'Chennai floods can't be attributed to climate change'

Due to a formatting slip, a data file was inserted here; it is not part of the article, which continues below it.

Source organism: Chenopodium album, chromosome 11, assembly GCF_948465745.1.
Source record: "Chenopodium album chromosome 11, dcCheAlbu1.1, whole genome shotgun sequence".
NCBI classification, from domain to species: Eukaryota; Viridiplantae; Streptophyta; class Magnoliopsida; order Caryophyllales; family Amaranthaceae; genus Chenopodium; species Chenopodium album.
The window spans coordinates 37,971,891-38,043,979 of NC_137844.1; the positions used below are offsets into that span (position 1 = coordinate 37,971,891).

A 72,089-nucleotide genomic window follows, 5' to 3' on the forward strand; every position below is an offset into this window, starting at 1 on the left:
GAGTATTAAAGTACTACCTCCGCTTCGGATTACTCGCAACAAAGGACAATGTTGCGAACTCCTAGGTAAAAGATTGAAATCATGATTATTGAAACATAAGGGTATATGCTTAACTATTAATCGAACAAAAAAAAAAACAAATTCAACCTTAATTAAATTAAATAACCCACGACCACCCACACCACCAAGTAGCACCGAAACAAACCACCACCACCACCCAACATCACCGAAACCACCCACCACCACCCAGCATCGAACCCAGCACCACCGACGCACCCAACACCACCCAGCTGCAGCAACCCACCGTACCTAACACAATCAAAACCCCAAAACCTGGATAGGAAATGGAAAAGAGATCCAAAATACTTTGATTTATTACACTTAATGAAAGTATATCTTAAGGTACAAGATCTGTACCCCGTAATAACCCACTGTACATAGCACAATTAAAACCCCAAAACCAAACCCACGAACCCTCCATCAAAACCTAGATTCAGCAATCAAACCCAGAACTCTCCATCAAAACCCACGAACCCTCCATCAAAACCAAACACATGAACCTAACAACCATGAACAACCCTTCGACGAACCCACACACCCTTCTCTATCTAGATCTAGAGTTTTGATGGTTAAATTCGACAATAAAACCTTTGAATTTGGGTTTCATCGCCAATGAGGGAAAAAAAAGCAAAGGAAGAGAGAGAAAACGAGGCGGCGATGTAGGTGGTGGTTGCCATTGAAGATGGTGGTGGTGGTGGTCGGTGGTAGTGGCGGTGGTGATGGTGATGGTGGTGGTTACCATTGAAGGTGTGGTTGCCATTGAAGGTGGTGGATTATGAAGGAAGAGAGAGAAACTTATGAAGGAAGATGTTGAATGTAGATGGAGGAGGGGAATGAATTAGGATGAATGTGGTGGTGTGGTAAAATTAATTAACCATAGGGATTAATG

Submitted by Subeditor on Wed, 2015-12-02 17:37 New Delhi: Amidst all the hue and cry over the effects of climate change, Union Environment Minister Prakash Javadekar on Wednesday refused to link the rain-ravaged situation in Tamil Nadu directly to climate change, saying it was natural calamity. “What has happened in Chennai over last ten days is absolutely a very serious situation, this can't be directly attributed to climate change; it is a natural calamity, but this calamity needs to be tackled effectively,” Javadekar told the media here. “The NDRF and other agencies are already doing all kinds of the relief work in coalition with the state government,” he added. Javadekar also said that all these instances were taking place because of the frequency of irregular monsoons. “Therefore, we must take immediate steps to prevent any such damage in such occurrences, and therefore, we need to keep our drains clean and open, and, we must allow water to flow naturally, even in urbanised India,” he added. Meanwhile, Prime Minister Narendra Modi also met senior cabinet ministers, including Rajnath Singh, Arun Jaitley, Sushma Swaraj and Venkaiah Naidu and reportedly discussed emergency measures to be taken to assist the government in rain-ravaged Tamil Nadu, and especially help the people of Chennai, which has been the recipient of heavy rains over the last week. Parliamentary Affairs Minister M. Venkaiah Naidu said the Government of India was willing to extend all support, saying “This is not just a Chennai problem; it is a problem of the entire country.” The non-stop torrential rain, pouring since Monday evening as most areas in the city remained submerged some under five feet of water. The weather office said a slow-moving depression over southwest Bay of Bengal has triggered the fresh bout of heavy rain in Tamil Nadu, which is still smarting from a cyclonic storm that hit the state in November. (ANI)